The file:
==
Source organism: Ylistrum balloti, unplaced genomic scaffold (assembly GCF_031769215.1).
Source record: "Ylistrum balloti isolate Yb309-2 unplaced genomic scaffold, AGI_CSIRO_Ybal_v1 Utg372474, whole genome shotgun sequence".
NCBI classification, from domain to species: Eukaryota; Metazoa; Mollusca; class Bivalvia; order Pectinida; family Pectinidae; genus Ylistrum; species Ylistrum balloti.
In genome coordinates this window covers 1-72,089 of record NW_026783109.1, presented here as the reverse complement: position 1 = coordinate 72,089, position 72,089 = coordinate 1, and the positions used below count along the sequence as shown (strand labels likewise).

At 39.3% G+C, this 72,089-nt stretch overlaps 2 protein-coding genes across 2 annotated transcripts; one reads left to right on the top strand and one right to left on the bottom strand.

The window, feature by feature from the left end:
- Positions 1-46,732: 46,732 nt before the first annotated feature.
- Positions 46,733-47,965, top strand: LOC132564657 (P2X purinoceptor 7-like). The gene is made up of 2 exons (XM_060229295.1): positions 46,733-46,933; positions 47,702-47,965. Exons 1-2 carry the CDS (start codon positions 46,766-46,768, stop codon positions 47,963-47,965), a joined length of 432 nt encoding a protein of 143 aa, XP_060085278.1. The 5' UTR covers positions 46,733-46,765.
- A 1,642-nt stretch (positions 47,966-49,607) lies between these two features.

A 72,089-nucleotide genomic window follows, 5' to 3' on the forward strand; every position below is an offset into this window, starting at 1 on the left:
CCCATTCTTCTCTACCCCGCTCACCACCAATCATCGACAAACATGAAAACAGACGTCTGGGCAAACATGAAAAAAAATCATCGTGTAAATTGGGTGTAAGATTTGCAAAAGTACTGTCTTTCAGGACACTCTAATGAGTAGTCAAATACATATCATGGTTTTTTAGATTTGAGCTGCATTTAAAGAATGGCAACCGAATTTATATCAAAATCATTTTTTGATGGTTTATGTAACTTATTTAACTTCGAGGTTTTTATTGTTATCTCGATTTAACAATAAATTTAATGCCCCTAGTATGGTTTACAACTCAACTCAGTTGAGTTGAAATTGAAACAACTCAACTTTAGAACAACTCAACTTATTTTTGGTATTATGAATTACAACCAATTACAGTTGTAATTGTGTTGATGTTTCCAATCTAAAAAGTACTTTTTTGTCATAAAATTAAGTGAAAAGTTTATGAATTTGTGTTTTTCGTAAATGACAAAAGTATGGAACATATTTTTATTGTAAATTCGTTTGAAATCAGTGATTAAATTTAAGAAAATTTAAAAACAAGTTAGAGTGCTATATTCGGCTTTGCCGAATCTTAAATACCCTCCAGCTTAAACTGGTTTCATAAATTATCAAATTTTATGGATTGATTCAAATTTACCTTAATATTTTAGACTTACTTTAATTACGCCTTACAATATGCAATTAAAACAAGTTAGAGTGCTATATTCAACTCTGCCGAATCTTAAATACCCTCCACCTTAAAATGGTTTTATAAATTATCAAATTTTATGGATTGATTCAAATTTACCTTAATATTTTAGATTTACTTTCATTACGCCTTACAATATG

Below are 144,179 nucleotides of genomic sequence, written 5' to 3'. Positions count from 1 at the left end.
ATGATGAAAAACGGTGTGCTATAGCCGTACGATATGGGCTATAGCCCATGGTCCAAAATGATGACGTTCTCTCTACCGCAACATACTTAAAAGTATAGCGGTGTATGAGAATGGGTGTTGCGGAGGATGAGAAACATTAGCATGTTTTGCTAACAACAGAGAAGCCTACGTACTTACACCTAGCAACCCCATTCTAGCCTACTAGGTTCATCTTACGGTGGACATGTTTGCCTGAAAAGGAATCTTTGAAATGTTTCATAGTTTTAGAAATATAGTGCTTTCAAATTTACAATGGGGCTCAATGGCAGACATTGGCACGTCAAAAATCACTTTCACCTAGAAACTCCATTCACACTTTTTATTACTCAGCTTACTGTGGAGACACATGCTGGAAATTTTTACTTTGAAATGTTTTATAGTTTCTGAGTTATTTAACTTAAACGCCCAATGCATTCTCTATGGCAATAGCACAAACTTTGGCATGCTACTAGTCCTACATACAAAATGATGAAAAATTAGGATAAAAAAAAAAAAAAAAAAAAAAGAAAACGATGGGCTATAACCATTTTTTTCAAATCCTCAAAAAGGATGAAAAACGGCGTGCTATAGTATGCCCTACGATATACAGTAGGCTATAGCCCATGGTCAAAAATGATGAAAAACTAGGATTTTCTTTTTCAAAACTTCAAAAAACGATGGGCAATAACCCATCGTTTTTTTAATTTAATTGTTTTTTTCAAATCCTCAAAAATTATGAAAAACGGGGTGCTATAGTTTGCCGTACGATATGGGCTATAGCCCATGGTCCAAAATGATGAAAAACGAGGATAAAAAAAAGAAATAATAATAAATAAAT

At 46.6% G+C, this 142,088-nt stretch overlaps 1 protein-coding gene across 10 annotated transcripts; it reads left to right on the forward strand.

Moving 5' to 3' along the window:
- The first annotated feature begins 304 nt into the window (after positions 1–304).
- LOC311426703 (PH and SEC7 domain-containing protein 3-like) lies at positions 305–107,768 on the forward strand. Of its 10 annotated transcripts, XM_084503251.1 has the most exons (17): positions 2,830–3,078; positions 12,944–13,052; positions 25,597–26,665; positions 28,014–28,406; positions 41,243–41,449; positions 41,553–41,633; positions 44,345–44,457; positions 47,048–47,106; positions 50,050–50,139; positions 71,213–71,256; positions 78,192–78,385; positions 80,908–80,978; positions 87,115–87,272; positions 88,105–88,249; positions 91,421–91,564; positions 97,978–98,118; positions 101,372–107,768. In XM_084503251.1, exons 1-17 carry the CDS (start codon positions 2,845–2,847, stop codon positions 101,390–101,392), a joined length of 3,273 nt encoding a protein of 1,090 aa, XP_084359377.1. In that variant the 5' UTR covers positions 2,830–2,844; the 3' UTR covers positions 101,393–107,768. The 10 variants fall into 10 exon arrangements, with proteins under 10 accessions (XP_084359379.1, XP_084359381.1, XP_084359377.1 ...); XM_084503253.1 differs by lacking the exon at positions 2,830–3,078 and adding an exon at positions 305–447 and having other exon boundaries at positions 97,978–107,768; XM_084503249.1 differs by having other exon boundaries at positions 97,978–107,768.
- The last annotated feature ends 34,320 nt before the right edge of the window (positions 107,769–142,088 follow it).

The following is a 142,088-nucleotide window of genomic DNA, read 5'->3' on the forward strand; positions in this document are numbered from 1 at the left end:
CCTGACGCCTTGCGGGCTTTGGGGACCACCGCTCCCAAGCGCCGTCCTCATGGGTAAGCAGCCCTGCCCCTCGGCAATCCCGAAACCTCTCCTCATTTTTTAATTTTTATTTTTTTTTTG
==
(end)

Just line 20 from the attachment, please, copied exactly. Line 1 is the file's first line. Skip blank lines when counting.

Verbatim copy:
CCTGACGCCTTGCGGGCTTTGGGGACCACCGCTCCCAAGCGCCGTCCTCATGGGTAAGCAGCCCTGCCCCTCGGCAATCCCGAAACCTCTCCTCATTTTTTAATTTTTATTTTTTTTTTG